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HSC01 Round 8: Treasure Cove / Castle of Horror

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Treasure Cove is the main game for Round 8 of the Astrocade High Score Club. The bonus game is Castle of Horror. Like Round 7, I'll be out of town when a two-week round would normally end, so this round will last an extra week. For this reason, Round 8 will last three weeks. The round ends on Sunday, June 19'nd at 8pm MST.

Treasure Cove








"Treasure Cove requires your scuba diver to descend to the sea floor and bring treasures back to your diving boat, slowly circling above, before his air runs out. Simple enough, except for the killer fish, squid, crab, etc., that roam about - and the ever present octopus that guards the treasure! As you clear each treasure-laden area, you move to a new spot, with more valuable treasures - and more denizens of the deep. Twenty screens in all. Tournament Level for uniform competitive play with up to four players. Features continuous music."

Treasure Cove is an 8K game, originally released in 1983, by Spectre Systems. This cartridge was released into the public domain in 2001 by Brett Bilbrey, Mike Toth and Marian Nalepa (Spectre Systems). Written by Brett Bilbrey. Sound by Marion Nelepa. You can read more about the game's PD release here:


The Treasure Cove cartridge ROM image (called "treasure.bin") is part of this archive:


The Treasure Cove manual is here:


I've OCRed and edited the Treasure Cove manual:

Treasure Cove

Ship's Log

March 27
7:30 P.M.

You are anchored in a small boat off a small island in the Caribbean. You are in "El Bayo del Matta Fisha." Bay of the Deadly Fish! You have come in search of the treasure of the lost Spanish Galleon (shown on title page). Squeeze trigger or press any key.

March 28
5:30 A.M.

The captain wakes you early and instructs you to go on deck to check for any boats that may have followed you into the bay. For many know of the treasure but only your captain has the map. (Enter the number of players 1-4 from your hand control or keypad) squeeze trigger.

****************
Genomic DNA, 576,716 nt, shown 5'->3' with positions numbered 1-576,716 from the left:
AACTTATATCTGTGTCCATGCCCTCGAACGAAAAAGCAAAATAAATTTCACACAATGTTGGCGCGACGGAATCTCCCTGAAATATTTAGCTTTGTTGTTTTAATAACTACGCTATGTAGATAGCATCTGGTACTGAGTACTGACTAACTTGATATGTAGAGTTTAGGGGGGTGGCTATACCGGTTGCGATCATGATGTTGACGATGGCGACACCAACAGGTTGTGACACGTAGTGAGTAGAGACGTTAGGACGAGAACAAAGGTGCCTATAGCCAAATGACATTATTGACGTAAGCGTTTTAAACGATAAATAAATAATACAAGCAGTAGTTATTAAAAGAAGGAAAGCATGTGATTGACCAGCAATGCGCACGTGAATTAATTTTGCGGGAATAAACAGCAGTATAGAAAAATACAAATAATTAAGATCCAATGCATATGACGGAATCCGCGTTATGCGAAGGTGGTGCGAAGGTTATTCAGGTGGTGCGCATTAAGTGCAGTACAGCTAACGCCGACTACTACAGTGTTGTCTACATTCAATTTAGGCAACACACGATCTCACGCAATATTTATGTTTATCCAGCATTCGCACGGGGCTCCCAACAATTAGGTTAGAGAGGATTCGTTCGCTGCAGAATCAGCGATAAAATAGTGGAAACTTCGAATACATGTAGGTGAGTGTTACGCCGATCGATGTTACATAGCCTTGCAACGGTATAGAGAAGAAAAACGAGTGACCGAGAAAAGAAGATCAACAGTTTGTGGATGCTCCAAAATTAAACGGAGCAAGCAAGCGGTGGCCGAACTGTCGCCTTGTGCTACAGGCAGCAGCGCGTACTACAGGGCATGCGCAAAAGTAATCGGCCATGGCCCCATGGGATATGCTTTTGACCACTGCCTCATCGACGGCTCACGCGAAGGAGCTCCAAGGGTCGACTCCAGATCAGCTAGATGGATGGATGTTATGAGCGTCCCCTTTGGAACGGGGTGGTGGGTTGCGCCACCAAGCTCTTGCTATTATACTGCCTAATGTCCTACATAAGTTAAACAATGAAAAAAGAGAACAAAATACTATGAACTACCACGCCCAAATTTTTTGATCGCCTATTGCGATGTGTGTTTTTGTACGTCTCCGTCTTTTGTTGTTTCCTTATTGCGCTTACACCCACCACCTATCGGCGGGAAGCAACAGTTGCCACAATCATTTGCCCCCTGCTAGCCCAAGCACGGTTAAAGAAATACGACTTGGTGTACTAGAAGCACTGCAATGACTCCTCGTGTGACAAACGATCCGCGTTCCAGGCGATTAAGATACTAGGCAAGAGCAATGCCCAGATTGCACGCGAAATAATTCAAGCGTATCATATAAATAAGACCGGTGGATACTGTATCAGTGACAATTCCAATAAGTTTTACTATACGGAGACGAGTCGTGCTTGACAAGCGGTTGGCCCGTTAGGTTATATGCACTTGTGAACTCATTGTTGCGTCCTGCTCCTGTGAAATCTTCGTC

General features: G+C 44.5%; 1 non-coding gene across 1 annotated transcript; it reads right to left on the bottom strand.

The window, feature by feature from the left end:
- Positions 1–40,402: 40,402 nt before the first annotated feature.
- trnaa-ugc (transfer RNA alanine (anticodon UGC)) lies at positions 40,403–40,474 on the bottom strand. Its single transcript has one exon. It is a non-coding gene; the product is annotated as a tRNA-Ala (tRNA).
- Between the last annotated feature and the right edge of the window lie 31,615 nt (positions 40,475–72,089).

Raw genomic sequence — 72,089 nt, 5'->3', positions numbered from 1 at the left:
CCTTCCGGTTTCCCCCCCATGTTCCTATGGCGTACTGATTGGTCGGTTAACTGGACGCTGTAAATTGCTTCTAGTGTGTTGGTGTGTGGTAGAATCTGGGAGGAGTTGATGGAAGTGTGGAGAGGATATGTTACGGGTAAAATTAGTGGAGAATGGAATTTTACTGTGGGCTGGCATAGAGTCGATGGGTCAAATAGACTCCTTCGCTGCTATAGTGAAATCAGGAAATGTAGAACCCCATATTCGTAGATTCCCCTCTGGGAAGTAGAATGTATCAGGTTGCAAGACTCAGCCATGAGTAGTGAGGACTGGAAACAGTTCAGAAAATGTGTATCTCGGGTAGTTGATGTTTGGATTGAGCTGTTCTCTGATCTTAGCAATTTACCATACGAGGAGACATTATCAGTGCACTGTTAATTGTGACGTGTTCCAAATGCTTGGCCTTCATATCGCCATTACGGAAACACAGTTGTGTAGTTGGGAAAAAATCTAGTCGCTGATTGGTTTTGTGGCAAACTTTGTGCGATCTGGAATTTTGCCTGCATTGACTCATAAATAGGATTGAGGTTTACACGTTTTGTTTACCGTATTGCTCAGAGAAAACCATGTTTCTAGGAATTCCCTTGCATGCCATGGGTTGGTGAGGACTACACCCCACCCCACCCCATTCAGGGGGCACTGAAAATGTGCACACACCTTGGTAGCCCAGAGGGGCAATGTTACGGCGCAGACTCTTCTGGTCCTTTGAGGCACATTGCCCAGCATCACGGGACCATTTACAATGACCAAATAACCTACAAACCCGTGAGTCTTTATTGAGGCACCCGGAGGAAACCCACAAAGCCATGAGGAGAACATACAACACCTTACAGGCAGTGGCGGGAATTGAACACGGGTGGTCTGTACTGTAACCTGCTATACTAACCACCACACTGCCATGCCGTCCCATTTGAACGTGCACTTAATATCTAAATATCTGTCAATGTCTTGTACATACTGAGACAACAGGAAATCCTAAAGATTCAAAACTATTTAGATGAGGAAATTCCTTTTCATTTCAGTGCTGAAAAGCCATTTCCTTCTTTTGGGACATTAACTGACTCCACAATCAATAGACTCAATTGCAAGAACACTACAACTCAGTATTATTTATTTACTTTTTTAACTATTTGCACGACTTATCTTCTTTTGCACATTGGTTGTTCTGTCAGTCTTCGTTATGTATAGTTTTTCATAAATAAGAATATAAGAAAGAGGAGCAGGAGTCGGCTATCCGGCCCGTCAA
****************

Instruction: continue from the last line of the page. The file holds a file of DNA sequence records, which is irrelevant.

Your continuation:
6:00 A.M.

The captain sounds "all hands on deck." He asks for volunteers to swim to the bottom of the bay and bring back the lost treasure, a task for which you are promised a share of the wealth. (Enter the number of divers 1-9 from your hand control or keypad) squeeze trigger.

Later the same morning

All systems are ready. The water is clear and it is possible to see all the way to the bottom. A deadly octopus with glowing eyes guards the treasure. Timing is of the essence as the first diver jumps overboard (squeeze trigger). The going is slow at first. It is early and there are not many fish in the bay. But you must avoid even the smallest at all costs. Of course, you may swim faster (squeeze trigger), but be careful-- expending this energy means using your oxygen more quickly. You discover the treasure lying at the bottom of the cove. As the boat circles above, you hover directly over one of the encrusted treasures and with arm extended snatch it from its sandy tomb. Do not attempt to return to the boat empty-handed. Little did you know that the captain is greedy and will not let you back on board without his share of the wealth. Each time you successfully clear the bottom of the cove your score will be displayed as the boat sails to a new location (squeeze trigger). Each new location means an increase in the value of the treasure, not to mention an increase in the number of fish. How much treasure will you be able to collect?


Each piece of treasure is worth 100 points x the number of the round. In addition each diver begins each dive with 100 units of oxygen. The amount of oxygen left is added to your score only after each board is successfully cleared. So be frugal and swim faster only when absolutely necessary.

Special Features

El Bayo del Matta Fisha contains more than 20 species of sea life. All of these are extremely dangerous and must be avoided at all costs. Somewhere in these treacherous waters lies a fleet of deadly yellow submarines whose nuclear emissions have poisoned the fish. Each round brings a new species of aquatic life. The unique, continuous music may be stopped by pressing (MR) on your Astrocade keypad while the title page or scoring routine is displayed. Play continues as usual. Restart music by pressing (MS). The designers of this game have also provided a Tournament level playing mode. To enter this mode, select 0 divers. Each player will automatically be provided 4 divers. The score display screen will then indicate "Tournament Level." Use this mode when mailing screen image for high score verification.

Treasure Cove is the exciting new creation from Spectre Systems. Spectre is a new company dedicated to developing exciting, innovative games for your enjoyment.

The crew here at Spectre includes our Engineer/Programmer/Game designer Brett Bilbrey; Programmer/Musical conductor/Keeper of the crow's nest Marion Nalepa; and our Captain-at-Arms Michael Toth. We hope that Treasure Cove will give you many hours of enjoyment, and we will be working hard to bring you more and better games in the future.